Developmental regulation of Zbu1, a DNA-binding member of the SWI2/SNF2 family

Xiaohua Gong, Sunjay Kaushal, Elena Ceccarelli, Natalia Bogdanova, Craig Neville, Tom Nguyen, Hilary Clark, Ziad A. Khatib, Marcus Valentine, A. Thomas Look, Nadia Rosenthal*

*Corresponding author for this work

Research output: Contribution to journalArticlepeer-review

36 Scopus citations


The SWI2/SNF2 gene family has been implicated in a wide variety of processes, involving regulation of DNA structure and chromatin configuration, mitotic chromosome segregation, and DNA repair. Here we report the characterization of the Zbu1 gene, also known as HIP116, located on human chromosome band 3q25, which encodes a DNA-binding member of this superfamily. Zbu1 was isolated in this study by its affinity for a site in the myosin light chain 1/3 enhancer. The protein has single-stranded DNA-dependent ATPase activity, includes seven helicase motifs, and a RING finger motif that is shared exclusively by the R-AD5, spRAD8, and RAD16 family members. During mouse embryogenesis, Zbu1 transcripts are detected relatively late in fetal development and increase in neonatal stages, whereas the protein accumulates asynchronously in heart, skeletal muscle, and brain. In adult human tissues, alternatively spliced Zbu1 transcripts are ubiquitous with highest expression in these tissues. Gene expression is also dramatically induced in human tumor lines and in Li-Fraumeni fibroblast cultures, suggesting that it is aberrantly regulated in malignant cells. The developmental profile of Zbu1 gene expression and the association of the protein with a tissue-specific transcriptional regulatory element distinguish it from other members of the SWI2/SNE2 family and suggest novel roles for the Zbu1 gene product.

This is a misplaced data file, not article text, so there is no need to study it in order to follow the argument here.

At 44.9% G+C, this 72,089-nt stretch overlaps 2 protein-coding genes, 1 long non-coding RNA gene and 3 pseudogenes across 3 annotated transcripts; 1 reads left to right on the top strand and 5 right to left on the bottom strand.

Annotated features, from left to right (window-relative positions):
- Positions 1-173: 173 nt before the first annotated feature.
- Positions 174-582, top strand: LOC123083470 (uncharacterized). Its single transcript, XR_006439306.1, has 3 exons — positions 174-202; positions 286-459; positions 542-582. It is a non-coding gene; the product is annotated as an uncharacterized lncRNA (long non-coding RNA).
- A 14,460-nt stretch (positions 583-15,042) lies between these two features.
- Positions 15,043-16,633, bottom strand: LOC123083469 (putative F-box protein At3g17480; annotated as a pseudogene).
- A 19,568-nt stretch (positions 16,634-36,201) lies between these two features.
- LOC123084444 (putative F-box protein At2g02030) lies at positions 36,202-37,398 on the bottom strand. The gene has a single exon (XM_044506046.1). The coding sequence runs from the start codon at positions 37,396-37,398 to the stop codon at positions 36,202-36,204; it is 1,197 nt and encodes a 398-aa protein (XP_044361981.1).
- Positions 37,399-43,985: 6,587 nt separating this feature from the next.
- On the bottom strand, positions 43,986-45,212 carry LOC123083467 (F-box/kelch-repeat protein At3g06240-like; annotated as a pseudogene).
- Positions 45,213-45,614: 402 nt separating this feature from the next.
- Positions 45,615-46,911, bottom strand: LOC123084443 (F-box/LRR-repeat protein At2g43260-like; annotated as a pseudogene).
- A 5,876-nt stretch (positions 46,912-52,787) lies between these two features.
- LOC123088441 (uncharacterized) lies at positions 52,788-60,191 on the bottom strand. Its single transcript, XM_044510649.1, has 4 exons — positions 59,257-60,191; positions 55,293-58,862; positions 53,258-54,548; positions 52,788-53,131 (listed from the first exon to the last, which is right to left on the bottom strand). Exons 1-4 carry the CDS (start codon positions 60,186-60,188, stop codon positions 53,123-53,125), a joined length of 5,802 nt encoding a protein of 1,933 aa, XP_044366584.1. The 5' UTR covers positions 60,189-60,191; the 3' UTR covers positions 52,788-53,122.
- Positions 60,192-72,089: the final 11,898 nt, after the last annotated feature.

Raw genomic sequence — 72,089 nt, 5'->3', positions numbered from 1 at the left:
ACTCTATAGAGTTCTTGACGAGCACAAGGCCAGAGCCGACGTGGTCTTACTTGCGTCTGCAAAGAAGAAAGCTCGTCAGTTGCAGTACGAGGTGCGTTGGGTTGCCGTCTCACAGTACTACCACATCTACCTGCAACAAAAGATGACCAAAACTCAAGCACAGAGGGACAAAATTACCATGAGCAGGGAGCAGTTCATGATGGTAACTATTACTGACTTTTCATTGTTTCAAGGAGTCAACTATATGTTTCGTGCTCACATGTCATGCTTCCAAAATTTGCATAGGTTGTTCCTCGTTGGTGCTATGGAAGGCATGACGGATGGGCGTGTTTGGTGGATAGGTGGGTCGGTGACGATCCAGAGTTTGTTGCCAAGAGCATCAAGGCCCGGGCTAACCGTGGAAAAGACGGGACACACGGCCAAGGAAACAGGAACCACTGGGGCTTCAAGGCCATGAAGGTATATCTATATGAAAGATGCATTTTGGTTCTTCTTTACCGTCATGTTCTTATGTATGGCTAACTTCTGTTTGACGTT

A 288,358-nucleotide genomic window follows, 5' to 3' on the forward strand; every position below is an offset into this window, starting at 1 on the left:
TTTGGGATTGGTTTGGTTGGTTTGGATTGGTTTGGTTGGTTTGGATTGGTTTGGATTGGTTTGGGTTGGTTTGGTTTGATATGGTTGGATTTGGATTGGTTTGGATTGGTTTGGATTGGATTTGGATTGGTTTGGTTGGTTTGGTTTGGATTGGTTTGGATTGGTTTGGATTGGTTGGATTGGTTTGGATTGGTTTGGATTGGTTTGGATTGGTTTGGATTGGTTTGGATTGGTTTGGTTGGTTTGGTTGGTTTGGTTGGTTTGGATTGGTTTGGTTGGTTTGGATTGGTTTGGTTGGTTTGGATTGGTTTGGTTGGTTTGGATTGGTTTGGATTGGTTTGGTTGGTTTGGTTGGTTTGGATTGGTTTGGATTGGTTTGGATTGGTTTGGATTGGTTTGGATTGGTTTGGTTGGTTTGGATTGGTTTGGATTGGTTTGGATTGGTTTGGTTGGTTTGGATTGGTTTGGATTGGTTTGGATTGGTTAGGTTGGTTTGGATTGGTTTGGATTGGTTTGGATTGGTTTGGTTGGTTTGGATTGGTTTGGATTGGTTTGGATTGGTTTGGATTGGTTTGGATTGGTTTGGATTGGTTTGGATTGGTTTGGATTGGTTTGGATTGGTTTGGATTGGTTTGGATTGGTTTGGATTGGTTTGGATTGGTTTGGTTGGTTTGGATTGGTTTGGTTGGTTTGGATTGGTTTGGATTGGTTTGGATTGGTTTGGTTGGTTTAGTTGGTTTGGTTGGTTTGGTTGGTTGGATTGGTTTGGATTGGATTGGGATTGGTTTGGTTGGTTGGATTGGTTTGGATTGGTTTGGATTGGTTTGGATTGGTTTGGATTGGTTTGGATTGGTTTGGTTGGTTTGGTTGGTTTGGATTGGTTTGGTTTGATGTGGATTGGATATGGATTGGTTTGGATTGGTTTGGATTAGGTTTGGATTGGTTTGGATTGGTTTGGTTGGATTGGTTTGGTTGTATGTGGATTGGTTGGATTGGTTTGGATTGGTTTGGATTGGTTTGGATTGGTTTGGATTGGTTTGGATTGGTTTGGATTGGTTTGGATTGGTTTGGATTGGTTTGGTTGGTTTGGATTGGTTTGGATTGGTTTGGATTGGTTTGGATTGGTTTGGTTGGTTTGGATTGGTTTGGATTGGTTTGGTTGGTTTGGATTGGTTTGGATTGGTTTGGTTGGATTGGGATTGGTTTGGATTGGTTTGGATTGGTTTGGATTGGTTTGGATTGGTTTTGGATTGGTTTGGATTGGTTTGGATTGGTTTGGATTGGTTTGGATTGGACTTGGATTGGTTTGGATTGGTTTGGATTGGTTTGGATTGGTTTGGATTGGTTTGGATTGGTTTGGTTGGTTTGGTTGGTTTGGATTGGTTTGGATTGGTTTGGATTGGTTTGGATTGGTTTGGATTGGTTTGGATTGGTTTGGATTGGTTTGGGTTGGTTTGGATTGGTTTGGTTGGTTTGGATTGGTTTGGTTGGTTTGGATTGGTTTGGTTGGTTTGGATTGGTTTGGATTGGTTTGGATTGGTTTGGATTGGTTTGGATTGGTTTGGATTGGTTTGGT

Original languageEnglish (US)
Pages (from-to)166-182
Number of pages17
JournalDevelopmental Biology
Issue number2
StatePublished - Mar 15 1997
Externally publishedYes

ASJC Scopus subject areas

  • Molecular Biology
  • Developmental Biology
  • Cell Biology


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